Thursday, 18 July 2019

I Salute General Charles De Gaulle, a Proud Father of a Child with Down Syndrome



 I Salute General Charles De Gaulle, a Proud Father of a Child with Down Syndrome

In 1866 British physician, John Langdon Down, named Down syndrome. While working as the medical superintendent at the Royal Earlswood Asylum he described the characteristics of people with Down syndrome residng there, as being similar to the people living in Mongolia (he had a series of ethnic race photos he compared them to). He believed people with Down syndrome were a result of ethnic degeneration. The term 'Mongolian idiocy, Mongoloids and Mongolism' became the norm. It wsn't until the 1960s Down's theory of Mongolian origin was discounted. This was after the French Pediatrician/Geneticist Professor Jerome Lejeune discovered that people with Down syndrome had an extra chromosome - three of chromosome #21, and the syndrome was observed across many ethnicities. The term Down syndrome and Trisomy 21 then became the accepted terms. 



During the first half of the twentieth century, the majority of children with Down syndrome were placed in institutions like the one above  – frequently soon after birth. The parents were convinced by doctors that the child was less than human and their needs would be so great, their families would not be able to raise them. The parents were told that the child would be taken good care of. These children were “warehoused” in large state institutions – often in deplorable conditions – locked away so that the rest of society could not see the horror of their lives.

As a parent of a child with Down syndrome, when I read this history, blood boils in my veins, and when I hear stories of parents who bucked the system and stood strong, I rejoice. Today, in 2019, there are still many barriers and prejudices, towards people with Down syndrome. I have battled them and will continue to I am sure. I refer to low expectations, being excluded and segregated, 'she's so amazing' comments when my daughter is doing what other regular children are doing, 'inspirationnal' posts about adults with DS doing ordinary things such as working and so on. 



Thankfully there were parents throughout history who refused to give their children to institutions and chose to raise them as ordinary children and give them ordinary inclusive lives. Let me tell you about one such set of parents, General Charles De Gaulle and his wife Yvonne.



General Charles De Gaulle has been well known throughout modern history as the leader of the Free French Forces. Something less well-known was that his youngest daughter Anne (January 1, 1928 - February 6, 1948) had Down syndrome.

The public perception at the time, was Down syndrome occurred because of the parents' alcoholism, venereal disease or from ethnic degeneration as I talked about above. The De Gaulles rejected these fallacies, and refused to put her in an institution, instead choosing to raise Anne like their other two children at home.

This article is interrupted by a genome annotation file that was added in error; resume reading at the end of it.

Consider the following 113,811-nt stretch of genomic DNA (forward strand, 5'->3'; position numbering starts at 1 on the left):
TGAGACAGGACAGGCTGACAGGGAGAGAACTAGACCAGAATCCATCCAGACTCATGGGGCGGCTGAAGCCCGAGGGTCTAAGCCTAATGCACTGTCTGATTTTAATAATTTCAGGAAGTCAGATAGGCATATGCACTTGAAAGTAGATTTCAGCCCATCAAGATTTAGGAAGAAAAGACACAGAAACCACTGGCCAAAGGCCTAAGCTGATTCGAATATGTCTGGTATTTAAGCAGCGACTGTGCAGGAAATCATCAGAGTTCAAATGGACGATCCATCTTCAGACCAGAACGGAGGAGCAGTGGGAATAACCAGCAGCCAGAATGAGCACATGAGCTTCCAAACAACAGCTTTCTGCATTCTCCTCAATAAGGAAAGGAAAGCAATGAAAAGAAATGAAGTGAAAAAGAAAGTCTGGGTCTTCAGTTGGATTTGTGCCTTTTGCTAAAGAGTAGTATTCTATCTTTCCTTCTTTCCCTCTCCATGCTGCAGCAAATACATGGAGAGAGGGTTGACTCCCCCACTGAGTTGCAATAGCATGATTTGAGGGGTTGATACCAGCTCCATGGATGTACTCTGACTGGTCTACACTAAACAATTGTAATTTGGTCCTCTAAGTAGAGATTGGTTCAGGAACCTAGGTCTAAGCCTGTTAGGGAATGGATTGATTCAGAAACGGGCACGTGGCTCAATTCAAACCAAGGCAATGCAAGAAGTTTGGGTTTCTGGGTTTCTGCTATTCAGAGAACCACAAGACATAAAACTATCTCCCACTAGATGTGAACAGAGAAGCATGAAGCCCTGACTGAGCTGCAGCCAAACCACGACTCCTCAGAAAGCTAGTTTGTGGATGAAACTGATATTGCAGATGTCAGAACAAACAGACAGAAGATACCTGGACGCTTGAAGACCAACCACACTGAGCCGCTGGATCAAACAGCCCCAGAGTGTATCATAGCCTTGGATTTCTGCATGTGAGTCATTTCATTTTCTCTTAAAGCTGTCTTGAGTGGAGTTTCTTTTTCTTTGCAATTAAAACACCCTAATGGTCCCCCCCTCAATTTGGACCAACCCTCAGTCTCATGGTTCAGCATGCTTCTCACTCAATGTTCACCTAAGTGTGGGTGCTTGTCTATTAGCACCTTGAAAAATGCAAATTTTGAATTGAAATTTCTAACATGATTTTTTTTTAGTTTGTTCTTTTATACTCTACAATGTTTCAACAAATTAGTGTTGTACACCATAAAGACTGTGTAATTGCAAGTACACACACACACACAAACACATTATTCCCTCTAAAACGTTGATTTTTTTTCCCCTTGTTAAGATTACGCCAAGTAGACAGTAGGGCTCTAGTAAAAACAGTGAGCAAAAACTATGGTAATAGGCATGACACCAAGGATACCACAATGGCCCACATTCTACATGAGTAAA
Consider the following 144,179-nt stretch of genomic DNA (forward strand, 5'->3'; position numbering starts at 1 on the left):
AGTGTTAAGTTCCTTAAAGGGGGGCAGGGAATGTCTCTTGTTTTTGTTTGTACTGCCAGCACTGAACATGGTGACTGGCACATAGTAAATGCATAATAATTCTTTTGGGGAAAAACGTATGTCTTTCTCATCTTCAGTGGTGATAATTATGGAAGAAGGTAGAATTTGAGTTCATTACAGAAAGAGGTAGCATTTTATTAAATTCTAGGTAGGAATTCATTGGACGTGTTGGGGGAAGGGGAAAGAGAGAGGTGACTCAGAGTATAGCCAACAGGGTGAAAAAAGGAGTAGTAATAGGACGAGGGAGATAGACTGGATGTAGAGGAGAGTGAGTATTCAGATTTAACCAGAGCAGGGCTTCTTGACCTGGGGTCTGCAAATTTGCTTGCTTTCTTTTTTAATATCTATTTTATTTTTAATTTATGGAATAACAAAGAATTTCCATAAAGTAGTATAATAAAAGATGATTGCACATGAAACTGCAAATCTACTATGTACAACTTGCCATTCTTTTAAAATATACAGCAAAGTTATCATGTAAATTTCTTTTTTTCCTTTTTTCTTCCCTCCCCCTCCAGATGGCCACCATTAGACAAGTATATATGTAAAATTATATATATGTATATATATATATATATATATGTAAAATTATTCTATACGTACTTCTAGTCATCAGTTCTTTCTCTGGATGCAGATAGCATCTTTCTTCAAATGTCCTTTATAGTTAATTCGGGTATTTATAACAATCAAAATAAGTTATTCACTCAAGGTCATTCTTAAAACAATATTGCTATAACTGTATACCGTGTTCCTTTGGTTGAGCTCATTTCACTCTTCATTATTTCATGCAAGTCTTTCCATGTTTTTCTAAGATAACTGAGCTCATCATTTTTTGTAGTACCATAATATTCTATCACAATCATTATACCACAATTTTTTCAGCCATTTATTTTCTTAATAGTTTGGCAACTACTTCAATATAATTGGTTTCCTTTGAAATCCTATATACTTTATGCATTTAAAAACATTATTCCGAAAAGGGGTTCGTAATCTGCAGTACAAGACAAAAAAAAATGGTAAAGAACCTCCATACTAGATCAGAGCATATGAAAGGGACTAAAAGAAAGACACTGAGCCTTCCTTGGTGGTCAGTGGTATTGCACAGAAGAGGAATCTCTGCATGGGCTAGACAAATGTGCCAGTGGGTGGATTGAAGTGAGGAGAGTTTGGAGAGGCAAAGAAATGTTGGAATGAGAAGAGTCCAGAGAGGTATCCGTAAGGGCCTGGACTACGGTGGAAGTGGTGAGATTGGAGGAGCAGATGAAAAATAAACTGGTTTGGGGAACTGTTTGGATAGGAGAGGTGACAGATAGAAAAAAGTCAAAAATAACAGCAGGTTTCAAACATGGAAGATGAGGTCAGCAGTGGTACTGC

It has been said often that Anne was Charles' favourite child and he called her, 'My joy'. Charles was described as a man who ranged from cocky to stoic by nature, but a loving happy father, who would read stories and sing songs to Anne. It is said that he showed Anne an affection that he rarely showed others, even those in his own household. Anne was raised to feel no less or different than anyone else. (I love this!)

Charles always carried a photo of Anne with him, and in 1962 the photo stopped a bullet from ending his life in an assassination attempt.

In 1948, Anne succumbed to pneumonia, a month after her 20th birthday and died in her father's arms. Upon her death, Charles is said to have remarked 'Maintenant, elle est comme les autres.' ('Now, she is like the others.'). When Charles died, he was buried beside his beautiful daughter.

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I had goosebumps when I first read this story, because I know how hard it would have been for the family to raise Anne with society's prejudices.

Stories like this one inspire and motivate me to continue advocating for people with Down syndrome and to show society that these people are valued, worthy and deserve to have ordinary regular lives like everyone else does. And it is an ordinay regular life, full of love, that I am striving to give my daughter, 'My joy'. Thank you, Charles and Yvonne De Gualles for all that you did for Anne and for future generations.


Jenny Woolsey is an author and speaker on embracing difference, and can be contacted at jenny@jennywoolsey.com or at www.jennywoolsey.com



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